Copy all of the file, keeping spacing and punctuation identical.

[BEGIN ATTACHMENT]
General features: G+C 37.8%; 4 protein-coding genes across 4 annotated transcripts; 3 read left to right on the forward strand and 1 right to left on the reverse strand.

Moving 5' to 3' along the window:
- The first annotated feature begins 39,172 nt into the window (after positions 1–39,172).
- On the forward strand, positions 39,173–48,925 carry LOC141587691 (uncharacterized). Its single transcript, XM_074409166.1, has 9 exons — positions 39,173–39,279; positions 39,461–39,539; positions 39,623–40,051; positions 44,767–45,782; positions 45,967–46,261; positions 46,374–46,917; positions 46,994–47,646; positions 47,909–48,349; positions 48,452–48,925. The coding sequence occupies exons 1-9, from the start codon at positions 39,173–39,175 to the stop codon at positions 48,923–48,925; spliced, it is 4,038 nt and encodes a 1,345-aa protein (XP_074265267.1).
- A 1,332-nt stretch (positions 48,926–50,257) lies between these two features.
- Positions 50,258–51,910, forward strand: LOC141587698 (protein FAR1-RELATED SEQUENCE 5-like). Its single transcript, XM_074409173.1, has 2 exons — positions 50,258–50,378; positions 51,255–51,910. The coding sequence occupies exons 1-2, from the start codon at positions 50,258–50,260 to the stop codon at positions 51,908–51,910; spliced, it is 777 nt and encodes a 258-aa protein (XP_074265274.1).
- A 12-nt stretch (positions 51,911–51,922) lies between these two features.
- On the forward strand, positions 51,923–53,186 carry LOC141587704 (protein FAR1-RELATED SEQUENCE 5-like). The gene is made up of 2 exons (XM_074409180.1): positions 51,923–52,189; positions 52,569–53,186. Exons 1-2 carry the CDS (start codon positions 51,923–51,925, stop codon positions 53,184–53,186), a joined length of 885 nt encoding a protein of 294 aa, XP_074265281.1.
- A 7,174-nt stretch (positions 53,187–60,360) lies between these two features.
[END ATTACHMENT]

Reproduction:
General features: G+C 37.8%; 4 protein-coding genes across 4 annotated transcripts; 3 read left to right on the forward strand and 1 right to left on the reverse strand.

Moving 5' to 3' along the window:
- The first annotated feature begins 39,172 nt into the window (after positions 1–39,172).
- On the forward strand, positions 39,173–48,925 carry LOC141587691 (uncharacterized). Its single transcript, XM_074409166.1, has 9 exons — positions 39,173–39,279; positions 39,461–39,539; positions 39,623–40,051; positions 44,767–45,782; positions 45,967–46,261; positions 46,374–46,917; positions 46,994–47,646; positions 47,909–48,349; positions 48,452–48,925. The coding sequence occupies exons 1-9, from the start codon at positions 39,173–39,175 to the stop codon at positions 48,923–48,925; spliced, it is 4,038 nt and encodes a 1,345-aa protein (XP_074265267.1).
- A 1,332-nt stretch (positions 48,926–50,257) lies between these two features.
- Positions 50,258–51,910, forward strand: LOC141587698 (protein FAR1-RELATED SEQUENCE 5-like). Its single transcript, XM_074409173.1, has 2 exons — positions 50,258–50,378; positions 51,255–51,910. The coding sequence occupies exons 1-2, from the start codon at positions 50,258–50,260 to the stop codon at positions 51,908–51,910; spliced, it is 777 nt and encodes a 258-aa protein (XP_074265274.1).
- A 12-nt stretch (positions 51,911–51,922) lies between these two features.
- On the forward strand, positions 51,923–53,186 carry LOC141587704 (protein FAR1-RELATED SEQUENCE 5-like). The gene is made up of 2 exons (XM_074409180.1): positions 51,923–52,189; positions 52,569–53,186. Exons 1-2 carry the CDS (start codon positions 51,923–51,925, stop codon positions 53,184–53,186), a joined length of 885 nt encoding a protein of 294 aa, XP_074265281.1.
- A 7,174-nt stretch (positions 53,187–60,360) lies between these two features.